A CalPERS boo-boo in 2012 stopped some members’ payroll-deducted payments or billings for service credit for more than three years, and fund officials still don’t know why it happened.
The error halted extra contributions from 2,257 members who purchased additional retirement service credit, or “airtime,” military service credit, sabbatical credit or other types of service credit. Fund officials discovered the problem in September. They’re sending out letters to affected members about how to make it right.
Although the mistake affects only about 3 percent of the 75,000 school, state and local-agency employees buying credits, it’s a reminder of the airtime’s controversial history.
Until a few years ago, lawmakers allowed CalPERS and other public-pension fund members with as little as five years on the job to purchase up to another five years of their pension costs and their employers’ pension costs. If an employee retires with 15 years of real service and five years of airtime, CalPERS treats it like 20 years on the job when calculating the member’s pension.
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Although the airtime payments are supposed to cover the added cost, the program came under heavy fire during the recession. Critics noted that costs for the benefit boost were passed on to taxpayers when CalPERS’ investments fell short, since airtime investments enjoy the same guaranteed payouts as pensions. (It could go the other way, too. When investments exceed expectations, CalPERS could keep the airtime investment windfall.)
After lawmakers opened the airtime window about 11 years ago, CalPERS set contribution rates that assumed that many midcareer employees would purchase it, giving the money years to grow through investments before it would be drawn down.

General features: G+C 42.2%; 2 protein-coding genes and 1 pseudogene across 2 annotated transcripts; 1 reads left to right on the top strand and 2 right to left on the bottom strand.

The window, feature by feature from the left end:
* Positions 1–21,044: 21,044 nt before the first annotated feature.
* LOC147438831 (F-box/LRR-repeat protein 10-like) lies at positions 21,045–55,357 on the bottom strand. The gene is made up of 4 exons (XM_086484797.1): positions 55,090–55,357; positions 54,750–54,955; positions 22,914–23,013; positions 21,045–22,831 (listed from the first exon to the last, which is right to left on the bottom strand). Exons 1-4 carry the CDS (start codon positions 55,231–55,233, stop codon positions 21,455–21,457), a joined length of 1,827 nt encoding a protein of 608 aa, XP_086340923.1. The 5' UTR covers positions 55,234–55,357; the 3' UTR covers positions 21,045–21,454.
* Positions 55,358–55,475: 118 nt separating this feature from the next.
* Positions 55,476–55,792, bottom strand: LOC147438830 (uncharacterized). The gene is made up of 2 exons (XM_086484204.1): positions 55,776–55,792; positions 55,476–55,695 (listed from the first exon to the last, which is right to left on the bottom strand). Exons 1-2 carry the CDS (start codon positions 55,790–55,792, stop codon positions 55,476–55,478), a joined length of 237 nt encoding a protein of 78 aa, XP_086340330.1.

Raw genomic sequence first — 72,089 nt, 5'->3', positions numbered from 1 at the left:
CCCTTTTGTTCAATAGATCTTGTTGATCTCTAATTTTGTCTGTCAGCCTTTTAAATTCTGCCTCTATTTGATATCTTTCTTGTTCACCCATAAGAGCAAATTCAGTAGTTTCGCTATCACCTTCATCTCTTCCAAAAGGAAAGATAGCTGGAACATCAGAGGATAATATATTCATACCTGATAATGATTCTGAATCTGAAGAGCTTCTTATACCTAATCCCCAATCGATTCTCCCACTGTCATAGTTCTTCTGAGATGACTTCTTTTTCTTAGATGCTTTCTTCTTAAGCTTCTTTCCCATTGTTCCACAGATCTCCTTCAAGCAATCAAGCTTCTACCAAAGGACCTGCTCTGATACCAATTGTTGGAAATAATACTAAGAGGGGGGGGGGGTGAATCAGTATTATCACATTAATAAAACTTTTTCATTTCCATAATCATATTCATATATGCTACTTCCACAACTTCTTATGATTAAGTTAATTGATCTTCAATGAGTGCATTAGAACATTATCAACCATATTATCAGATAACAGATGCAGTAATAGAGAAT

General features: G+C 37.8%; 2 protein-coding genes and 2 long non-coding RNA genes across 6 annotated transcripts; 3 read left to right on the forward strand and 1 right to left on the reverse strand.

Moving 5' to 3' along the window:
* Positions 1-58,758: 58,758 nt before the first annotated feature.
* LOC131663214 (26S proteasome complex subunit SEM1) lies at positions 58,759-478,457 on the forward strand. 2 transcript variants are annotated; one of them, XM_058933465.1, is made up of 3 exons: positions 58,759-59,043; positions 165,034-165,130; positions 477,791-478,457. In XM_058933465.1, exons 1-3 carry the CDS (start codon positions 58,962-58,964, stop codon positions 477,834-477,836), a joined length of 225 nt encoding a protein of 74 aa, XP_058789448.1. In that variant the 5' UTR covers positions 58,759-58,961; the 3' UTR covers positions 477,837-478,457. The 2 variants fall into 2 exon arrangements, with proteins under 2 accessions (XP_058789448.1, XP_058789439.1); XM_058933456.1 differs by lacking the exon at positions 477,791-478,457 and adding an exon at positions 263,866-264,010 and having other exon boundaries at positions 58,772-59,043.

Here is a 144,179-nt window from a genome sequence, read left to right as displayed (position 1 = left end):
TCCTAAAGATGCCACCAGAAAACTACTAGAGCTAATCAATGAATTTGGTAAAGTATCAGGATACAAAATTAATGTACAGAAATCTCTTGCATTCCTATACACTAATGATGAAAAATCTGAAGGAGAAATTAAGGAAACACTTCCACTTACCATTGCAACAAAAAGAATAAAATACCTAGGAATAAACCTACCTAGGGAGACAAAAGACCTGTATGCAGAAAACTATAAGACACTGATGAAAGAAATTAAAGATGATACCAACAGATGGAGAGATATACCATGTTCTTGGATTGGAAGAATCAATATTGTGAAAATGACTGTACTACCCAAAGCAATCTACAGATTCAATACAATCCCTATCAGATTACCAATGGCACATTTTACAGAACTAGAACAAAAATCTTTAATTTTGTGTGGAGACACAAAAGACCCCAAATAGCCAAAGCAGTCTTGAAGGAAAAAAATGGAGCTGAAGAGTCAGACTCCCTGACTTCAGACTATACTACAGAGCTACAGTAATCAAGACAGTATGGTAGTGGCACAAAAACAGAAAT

The prediction didn’t pan out. Members bought airtime much later in their careers. The extra contributions, which run into the tens of thousands of dollars depending on a number of factors, had little or no time to grow. So CalPERS hiked airtime prices in 2010 to adjust for its miscalculation.
Gov. Jerry Brown was among the airtime law’s critics. A pension law he signed closed the airtime-purchase window in 2013. By then, some members were already in arrears because CalPERS had stopped billing them or their payroll deductions had stopped prematurely. It’s not like the phone lines were burning up with calls from members wondering why CalPERS wasn’t taking their money.
CalPERS doesn’t know how much the group owes. Staff is reviewing each account to figure out when payment stopped and how much it was supposed to be. In September, the fund devised “a manual process” to work around the mistake, spokeswoman Rosanna Westmoreland said, and letters are going out to members “explaining that their payment periods will be extended by the number of months payments were missed.”
Some will be getting a bill: 443 service-credit purchasers don’t work for the state any more and 577 have retired. One is no longer a CalPERS member. The rest work for an agency with a CalPERS-administered pension.
One little tidbit of good news for those airtimers in arrears: CalPERS staff recommends against charging interest for the fund’s oversight.